Since I feel an obligation to get the word out, so that God wasn’t wasting his breath in talking to me, I am also grateful for their help. But, really, I mean really, readers have posted wonderful comments. I can’t claim much of the credit, since God wrote 80 percent of the book, but at least my smaller part didn’t spoil the whole!
April 22, 2016
One thing we all have to guard against is the idolatry of belief, not only in religion but in politics and other areas as well. However we come to our beliefs, we tend to hold them tightly once we have them. I recently ran across the following statement by the great intellectual historian James Harvey Robinson: “We are incredibly heedless in the formation of our beliefs, but find ourselves filled with illicit passion for them when anyone proposes to rob us of our companionship. It is obviously not the ideas themselves that are dear to us, but our self-esteem which is threatened. Most of our so-called reasoning consists in finding arguments for going on believing as we already do.”
Sometimes the very most spiritual people, who in some ways have the most open souls, latch themselves onto a tightly chorded set of beliefs, and anathematize anyone who finds a different spiritual path. The world may be divided into Seekers and Finders, but the best Seekers are those who have some glimmer of the divine, and the best Finders are those who continue to seek.
April 18, 2016
Surprised to find myself in a little Twitter debate with Nicholas G. Hahn, editor at RealReligion.com. In a piece of mine just run at his site, “The Soul of an Animal,” I reported I had been told in prayer that “each animal has a distinctive personality, its own soul.” If animals have souls, why shouldn’t they have an afterlife? http://bit.ly/226keFy
Mr. Hahn tweeted that this was “bad eschatology.” My response was,
@NGHahn3 Every pet owner knows that Fido has a unique personality and a soul worthy of heaven!
It turns out that Mr. Hahn had published, “Puppies, Prayers, and a Political Menagerie,” Nov. 19, 2015, in the Wall Street Journal trying to rebut Christians who believe animals have souls, in connection with some policy issue.
Here it is: http://on.wsj.com/23z3nBh
I was not a party to that dispute, but I am happy to speak up for pets and their souls!
What do you think, friends?
I’d be honored to have you join me on my new Twitter adventure @godanautobio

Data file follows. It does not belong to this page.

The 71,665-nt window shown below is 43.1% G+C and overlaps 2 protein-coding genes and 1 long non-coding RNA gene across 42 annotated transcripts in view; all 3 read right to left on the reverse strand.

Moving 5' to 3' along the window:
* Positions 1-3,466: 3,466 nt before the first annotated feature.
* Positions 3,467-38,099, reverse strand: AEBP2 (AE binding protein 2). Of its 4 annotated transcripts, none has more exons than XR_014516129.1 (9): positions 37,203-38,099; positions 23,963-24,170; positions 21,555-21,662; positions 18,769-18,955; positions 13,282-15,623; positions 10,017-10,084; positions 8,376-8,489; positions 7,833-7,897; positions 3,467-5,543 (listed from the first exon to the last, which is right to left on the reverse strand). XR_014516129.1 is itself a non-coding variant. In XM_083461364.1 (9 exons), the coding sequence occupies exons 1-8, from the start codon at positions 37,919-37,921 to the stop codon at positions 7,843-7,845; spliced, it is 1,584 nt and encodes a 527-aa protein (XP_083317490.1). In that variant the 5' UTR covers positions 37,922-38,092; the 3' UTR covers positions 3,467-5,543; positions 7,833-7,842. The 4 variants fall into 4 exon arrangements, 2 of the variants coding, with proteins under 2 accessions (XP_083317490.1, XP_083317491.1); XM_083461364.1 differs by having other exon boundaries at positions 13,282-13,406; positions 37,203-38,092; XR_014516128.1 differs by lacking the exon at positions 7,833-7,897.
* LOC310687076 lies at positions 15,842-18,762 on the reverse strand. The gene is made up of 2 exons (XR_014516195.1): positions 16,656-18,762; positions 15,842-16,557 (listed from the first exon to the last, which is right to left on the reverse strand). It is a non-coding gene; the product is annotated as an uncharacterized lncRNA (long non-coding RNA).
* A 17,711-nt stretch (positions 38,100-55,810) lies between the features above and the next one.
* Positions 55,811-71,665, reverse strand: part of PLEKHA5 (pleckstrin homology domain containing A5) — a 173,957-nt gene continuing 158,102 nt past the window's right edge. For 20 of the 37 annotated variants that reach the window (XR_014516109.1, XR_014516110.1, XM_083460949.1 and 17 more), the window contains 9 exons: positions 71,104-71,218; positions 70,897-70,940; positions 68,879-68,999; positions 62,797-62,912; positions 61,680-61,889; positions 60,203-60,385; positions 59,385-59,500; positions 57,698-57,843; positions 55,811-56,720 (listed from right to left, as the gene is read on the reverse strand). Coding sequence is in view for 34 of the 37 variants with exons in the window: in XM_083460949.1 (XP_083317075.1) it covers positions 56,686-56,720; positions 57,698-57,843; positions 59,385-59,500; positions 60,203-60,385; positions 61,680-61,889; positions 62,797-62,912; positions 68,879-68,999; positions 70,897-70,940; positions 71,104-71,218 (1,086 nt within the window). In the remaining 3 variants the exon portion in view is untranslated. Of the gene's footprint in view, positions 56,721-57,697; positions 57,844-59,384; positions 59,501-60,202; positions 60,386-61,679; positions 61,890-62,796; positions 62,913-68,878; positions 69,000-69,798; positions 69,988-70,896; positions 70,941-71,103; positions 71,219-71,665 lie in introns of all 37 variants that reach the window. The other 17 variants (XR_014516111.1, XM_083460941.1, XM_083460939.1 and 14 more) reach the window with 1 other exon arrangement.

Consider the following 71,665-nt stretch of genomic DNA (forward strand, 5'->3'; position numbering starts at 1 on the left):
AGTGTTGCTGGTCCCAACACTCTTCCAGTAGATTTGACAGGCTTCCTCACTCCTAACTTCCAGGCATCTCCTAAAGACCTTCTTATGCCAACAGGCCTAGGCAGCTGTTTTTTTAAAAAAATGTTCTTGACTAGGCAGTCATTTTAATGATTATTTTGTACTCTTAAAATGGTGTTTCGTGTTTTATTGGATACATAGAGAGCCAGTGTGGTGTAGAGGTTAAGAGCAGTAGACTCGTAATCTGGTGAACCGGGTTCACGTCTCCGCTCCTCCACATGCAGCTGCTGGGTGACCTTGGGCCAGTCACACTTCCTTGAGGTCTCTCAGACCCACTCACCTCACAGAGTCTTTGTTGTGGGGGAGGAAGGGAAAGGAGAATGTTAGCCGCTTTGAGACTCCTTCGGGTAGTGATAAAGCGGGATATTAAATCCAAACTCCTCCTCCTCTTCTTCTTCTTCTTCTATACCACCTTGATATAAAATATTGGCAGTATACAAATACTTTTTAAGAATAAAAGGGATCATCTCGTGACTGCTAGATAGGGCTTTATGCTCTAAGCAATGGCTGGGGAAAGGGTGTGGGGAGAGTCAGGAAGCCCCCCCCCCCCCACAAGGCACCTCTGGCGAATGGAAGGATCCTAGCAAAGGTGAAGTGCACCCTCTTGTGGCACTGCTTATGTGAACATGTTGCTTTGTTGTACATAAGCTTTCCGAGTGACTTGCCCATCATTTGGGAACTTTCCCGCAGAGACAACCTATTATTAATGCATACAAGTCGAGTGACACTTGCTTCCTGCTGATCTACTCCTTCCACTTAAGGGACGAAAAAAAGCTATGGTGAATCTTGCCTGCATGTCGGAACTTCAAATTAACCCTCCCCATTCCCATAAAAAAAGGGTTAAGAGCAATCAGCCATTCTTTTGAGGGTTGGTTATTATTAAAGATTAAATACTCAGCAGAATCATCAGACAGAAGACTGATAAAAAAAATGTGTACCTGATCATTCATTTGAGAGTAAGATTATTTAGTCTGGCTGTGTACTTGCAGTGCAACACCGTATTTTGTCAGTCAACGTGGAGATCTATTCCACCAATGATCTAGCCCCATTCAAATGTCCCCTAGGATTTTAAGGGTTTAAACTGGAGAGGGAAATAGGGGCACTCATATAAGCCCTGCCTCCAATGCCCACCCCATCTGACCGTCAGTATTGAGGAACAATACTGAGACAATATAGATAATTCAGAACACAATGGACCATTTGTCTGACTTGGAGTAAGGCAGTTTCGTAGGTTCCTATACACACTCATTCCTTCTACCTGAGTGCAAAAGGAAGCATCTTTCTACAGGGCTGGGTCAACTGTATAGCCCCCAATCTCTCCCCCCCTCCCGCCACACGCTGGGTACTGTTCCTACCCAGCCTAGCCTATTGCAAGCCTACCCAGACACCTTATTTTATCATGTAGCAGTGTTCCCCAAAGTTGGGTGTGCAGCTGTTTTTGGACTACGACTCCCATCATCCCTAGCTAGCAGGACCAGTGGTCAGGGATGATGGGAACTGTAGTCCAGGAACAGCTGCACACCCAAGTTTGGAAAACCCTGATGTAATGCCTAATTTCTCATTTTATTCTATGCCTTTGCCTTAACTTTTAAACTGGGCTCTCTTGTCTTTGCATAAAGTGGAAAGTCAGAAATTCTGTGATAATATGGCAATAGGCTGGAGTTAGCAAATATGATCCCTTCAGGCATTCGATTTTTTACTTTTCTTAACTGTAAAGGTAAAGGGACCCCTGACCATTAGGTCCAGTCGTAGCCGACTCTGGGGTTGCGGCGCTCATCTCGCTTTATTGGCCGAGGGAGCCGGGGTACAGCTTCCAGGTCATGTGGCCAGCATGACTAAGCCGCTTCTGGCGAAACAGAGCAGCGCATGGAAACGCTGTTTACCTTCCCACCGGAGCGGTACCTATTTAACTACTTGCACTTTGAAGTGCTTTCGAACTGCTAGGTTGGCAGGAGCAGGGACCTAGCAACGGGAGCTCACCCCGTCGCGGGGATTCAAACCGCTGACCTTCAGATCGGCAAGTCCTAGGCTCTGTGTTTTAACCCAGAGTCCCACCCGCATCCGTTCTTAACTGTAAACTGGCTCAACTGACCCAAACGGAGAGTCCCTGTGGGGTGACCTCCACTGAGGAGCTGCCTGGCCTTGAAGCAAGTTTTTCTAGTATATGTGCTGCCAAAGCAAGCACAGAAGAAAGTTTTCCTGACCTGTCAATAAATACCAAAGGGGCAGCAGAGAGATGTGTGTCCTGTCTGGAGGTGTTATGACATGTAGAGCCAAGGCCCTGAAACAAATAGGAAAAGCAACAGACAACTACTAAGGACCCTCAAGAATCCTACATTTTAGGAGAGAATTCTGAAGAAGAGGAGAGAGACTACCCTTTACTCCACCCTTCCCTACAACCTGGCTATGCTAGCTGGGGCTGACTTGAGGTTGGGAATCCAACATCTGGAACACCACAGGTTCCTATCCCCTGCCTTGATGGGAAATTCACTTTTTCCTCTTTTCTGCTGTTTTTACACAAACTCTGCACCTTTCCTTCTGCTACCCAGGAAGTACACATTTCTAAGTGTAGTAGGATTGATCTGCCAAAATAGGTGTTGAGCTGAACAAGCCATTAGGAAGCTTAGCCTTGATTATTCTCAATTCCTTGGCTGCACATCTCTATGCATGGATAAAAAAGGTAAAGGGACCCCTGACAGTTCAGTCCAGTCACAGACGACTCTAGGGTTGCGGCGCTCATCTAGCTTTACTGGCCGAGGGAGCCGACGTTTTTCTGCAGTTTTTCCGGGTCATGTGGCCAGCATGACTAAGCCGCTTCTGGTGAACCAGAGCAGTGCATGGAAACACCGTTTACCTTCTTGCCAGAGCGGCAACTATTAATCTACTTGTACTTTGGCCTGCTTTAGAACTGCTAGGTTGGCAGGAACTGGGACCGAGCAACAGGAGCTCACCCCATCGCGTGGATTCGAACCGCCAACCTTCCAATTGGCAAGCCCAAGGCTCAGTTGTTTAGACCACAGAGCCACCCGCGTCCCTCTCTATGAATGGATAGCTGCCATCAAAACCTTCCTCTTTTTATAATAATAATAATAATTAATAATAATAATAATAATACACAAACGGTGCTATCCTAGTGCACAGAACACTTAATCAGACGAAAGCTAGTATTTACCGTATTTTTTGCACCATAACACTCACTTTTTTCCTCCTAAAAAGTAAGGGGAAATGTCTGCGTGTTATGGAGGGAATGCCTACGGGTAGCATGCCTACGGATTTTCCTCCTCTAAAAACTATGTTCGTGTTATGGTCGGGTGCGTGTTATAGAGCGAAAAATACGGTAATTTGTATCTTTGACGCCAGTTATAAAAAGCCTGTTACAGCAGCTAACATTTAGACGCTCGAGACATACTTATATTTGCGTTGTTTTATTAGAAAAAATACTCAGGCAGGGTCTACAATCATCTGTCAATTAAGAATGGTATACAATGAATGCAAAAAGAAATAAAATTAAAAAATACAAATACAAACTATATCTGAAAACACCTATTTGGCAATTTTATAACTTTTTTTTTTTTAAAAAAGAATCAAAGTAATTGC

April 14, 2016
My guidance in the morning was to take some time off, so Abigail and I went to a late afternoon showing of “God Is Not Dead 2.” The movie dramatizes the sense of harassment many in the religious community feel.
In a class about King’s and Gandhi’s commitment to non-violence, a student asks, “Isn’t that what Jesus taught?” The teacher says yes, citing Jesus’ injunction to “love your enemies.” The school board throws the book at her, leading to a courtroom drama about secular authority versus beliefs of conscience. After which Abigail and I ate at Perkins and, over “San Francisco Grille,” discussed the many issues it raised.
April 13, 2016
“Days of Our Lives”
When I was a kid, I was fascinated by history and politics. Probably more for my sake than their own, my parents made the long trek from California to Washington, D.C. We picked up my grandparents in Tennessee along the way. We would start out early each day and try to log as miles as possible before having to stop. Each day’s journey stopped sharply at 3 pm, when we quickly checked into a model with a working television set, so my grandmother could watch a serial – perhaps it is still running – called “The Days of Our Lives.”
With our own lives, we are not always so gripped. One day passes into another and, if a friend asks, we might exhale “same old, same old.” My wife Abigail writes in her journal every day, not only to give due and thoughtful attention to the lessons of that day, but to have a record of her path through life. Memory distorts and rearranges the past to accommodate the present. This happens in the history of a nation, and it happens in the life of an individual. I know because I kept an occasional journal for a year or so in grad school. On those rare occasions I decide to toss detritus from my past, I come upon those journal pages. It is shocking to see those unvarnished, unsmoothed-out comments from days past. I wasn’t quite the same person back then.